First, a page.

Petrographic and geochemical comparison between Early to Middle Cambrian and Uppermost Cambrian-Lower Ordovician quartz-rich sandstones in NW Argentina
|Location||International Geological Congress,oslo 2008|
|Author||Zimmermann, Udo۱; Augustsson, Carita۲; Bahlburg, Heinrich۲; Buatois, Luis۳; Büld, Mareike۲; Mلngano, Gabriela۳|
|Holding Date||23 September 2008|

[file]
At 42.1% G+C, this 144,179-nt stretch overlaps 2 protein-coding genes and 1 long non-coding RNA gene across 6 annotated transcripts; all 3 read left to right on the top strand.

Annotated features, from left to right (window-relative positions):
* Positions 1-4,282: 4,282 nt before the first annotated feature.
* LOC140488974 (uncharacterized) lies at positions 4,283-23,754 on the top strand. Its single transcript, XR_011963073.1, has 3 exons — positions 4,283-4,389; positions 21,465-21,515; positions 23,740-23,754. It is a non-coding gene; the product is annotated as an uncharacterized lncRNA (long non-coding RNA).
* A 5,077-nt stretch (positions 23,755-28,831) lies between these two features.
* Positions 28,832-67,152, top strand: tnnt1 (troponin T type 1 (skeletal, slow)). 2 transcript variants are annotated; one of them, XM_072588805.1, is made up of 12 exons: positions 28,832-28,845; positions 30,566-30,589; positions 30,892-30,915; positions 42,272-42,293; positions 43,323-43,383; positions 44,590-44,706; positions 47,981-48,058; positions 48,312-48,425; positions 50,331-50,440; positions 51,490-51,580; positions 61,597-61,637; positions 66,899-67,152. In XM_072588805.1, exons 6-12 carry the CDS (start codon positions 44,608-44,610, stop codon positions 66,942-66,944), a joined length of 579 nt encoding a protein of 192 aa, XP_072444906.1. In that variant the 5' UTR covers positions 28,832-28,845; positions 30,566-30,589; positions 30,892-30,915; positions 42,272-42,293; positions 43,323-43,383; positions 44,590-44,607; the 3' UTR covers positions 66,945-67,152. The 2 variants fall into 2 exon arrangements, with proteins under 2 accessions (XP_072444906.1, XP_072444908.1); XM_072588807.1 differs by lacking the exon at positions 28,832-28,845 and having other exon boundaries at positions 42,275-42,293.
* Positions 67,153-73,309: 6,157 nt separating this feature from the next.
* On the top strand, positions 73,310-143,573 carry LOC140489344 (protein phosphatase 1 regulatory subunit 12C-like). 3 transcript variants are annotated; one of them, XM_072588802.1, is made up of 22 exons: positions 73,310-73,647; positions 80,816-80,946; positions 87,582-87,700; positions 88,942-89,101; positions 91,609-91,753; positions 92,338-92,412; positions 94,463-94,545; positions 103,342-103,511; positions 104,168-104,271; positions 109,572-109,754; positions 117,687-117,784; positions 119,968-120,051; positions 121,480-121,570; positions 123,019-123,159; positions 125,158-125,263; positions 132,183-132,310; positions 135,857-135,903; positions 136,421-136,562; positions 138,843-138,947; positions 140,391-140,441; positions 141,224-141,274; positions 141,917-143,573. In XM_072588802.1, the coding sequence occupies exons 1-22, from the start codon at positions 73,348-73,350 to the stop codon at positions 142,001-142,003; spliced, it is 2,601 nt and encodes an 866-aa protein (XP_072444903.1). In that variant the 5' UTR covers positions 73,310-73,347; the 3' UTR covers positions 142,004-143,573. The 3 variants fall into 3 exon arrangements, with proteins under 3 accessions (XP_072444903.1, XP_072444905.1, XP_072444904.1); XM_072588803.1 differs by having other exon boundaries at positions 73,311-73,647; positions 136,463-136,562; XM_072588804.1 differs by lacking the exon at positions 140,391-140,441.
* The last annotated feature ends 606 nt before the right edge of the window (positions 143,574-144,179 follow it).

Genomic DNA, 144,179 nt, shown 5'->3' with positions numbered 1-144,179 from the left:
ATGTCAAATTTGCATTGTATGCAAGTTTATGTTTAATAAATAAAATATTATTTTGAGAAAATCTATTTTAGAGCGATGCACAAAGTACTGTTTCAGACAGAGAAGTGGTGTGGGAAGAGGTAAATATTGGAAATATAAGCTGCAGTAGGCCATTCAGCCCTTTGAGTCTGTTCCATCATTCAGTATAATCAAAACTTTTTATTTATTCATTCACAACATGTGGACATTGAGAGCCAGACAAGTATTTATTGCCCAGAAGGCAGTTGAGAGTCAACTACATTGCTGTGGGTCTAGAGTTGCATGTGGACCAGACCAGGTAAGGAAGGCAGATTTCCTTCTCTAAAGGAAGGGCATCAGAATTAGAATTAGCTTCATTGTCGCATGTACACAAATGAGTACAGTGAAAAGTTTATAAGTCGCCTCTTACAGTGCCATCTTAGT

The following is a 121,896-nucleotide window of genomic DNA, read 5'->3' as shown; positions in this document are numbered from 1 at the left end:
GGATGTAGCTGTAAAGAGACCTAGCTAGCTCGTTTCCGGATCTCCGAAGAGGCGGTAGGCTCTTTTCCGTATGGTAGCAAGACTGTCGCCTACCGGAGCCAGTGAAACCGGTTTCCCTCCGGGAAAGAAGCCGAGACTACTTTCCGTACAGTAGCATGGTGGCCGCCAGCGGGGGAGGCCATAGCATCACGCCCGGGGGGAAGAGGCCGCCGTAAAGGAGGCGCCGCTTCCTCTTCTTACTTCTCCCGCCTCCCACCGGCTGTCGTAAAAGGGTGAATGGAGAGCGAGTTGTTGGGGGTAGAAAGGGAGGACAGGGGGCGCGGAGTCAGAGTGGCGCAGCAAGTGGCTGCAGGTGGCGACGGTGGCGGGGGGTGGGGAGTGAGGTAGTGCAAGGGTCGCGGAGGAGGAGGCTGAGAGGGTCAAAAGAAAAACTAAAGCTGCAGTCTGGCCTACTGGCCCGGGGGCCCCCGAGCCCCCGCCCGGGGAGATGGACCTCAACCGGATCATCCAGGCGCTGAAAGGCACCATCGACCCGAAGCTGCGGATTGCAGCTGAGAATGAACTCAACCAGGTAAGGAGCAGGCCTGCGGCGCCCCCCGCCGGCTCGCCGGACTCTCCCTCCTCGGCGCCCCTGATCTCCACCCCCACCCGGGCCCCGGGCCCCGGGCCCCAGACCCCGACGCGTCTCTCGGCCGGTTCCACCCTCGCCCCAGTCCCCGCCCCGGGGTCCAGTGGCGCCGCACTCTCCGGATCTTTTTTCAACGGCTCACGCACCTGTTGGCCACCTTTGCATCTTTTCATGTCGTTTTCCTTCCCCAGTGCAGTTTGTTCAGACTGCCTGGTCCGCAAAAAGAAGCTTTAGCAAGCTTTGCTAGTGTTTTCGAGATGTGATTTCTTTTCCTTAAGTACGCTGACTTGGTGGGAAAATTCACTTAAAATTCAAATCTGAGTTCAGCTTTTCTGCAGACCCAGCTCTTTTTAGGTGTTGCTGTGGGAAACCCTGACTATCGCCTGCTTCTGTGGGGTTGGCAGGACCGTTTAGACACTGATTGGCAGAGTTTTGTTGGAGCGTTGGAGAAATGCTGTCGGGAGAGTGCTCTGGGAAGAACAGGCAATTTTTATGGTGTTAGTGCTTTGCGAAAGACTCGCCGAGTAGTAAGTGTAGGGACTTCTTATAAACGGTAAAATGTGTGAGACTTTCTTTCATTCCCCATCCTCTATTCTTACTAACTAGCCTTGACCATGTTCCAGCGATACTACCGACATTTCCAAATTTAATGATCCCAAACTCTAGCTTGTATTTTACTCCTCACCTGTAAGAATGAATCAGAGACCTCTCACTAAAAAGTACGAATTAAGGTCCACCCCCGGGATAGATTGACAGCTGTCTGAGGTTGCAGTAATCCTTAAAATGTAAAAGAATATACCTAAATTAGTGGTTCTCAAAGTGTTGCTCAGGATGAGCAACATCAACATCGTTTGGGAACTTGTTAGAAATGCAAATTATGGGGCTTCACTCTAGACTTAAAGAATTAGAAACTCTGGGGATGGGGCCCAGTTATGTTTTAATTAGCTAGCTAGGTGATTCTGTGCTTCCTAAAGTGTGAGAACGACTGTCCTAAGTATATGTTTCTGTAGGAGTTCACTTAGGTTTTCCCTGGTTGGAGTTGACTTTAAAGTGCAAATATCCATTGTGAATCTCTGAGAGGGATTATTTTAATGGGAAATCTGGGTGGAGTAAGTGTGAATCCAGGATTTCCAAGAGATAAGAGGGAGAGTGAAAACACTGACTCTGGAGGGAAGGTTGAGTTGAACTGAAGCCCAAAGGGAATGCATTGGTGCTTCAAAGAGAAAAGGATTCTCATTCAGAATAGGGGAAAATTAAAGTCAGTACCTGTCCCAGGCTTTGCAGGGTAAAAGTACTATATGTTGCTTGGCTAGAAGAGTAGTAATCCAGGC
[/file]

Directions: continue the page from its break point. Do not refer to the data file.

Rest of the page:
In northwest Argentina quartz-arenitic rocks of Early to Middle Cambrian age (Mesón Group) are exposed in several outcrops with macroscopically similar rocks of Late Cambrian to Early Ordovician age (Cobres and Santa Victoria Groups, and the Tolar Chico, Santa Rosita and San Bernardo formations) and are difficult to differentiate. Petrographically, the rocks of the Mesón Group are dominated by sub-angular to rounded quartz, mostly bi-modally distributed. The smaller the grain size, the more angular are the quartz grains. Lithoclasts are represented mainly by well-rounded metasedimentary grains. Small detrital mica and well-rounded zircon also occur. In one outcrop (Angosto de Perchel) subrounded zircons of c. 100µm length were found, most probably of magmatic origin. Matrix content is rarely higher than 5%. The samples from the Upper Cambrian-Lower Ordovician successions are generally poorly sorted and the grains are angular to sub-rounded. Lithoclasts derived from sedimentary rocks (mostly siltstones) and quartz-rich metamorphic protoliths are common. Pyroclastic layers are intercalated with massive quartz-arenites in the San Bernardo Formation of Early Ordovician age. Geochemical analyses show that Th/U ratios are similar between the two successions and point to a relatively strong recycling, but the Uppermost Cambrian-Lower Ordovician samples are generally enriched in Th. The Lower to Middle Cambrian samples reveal higher Nb/Y, but similar Zr/Ti ratios to the Upper Cambrian-Lower Ordovician units. The Uppermost Cambrian-Lower Ordovician sedimentary rocks have a dacitic to rhyodacitic composition with only the sandstones of the Santa Rosita Formation scattering from a silica-rich (high Zr/Ti ratios) composition to partly alkaline (high Nb/Y ratios) in other samples. The volcaniclastic rocks of the San Bernardo Formation are of dacitic to andesitic composition. Provenance indicating ratios like Ti/Zr, Th/Sc, Zr/Sc and La/Sc show for the rocks of the Meson Group a strongly recycled characteristic, especially for its oldest formation (Lizoite Formation). Based on Zr/Sc ratios, rocks of the Santa Rosita and the San Bernardo formations seem to be much more reworked than those of the Méson Group. Some sedimentary rocks from the Cobres Goup are less recycled with a typical upper continental crust composition. Based on macroscopic appearance and petrographic studies, rocks of the Méson Group are expected to be strongly recycled. Despite this, sorting most probably reduced the amount of Zr in the Mesón Group arenites in contrast to the quartz-rich rocks of the Lower Ordovician rocks. Nevertheless, only slight differences are detected between both sedimentary cycles based on geochemistry. The Early-Middle Cambrian quartz-arenites are chemically more homogeneous. The Lower Ordovician succession might have been deposited under different sedimentary conditions to cause a larger grain-size variety and a higher concentration of incompatible elements.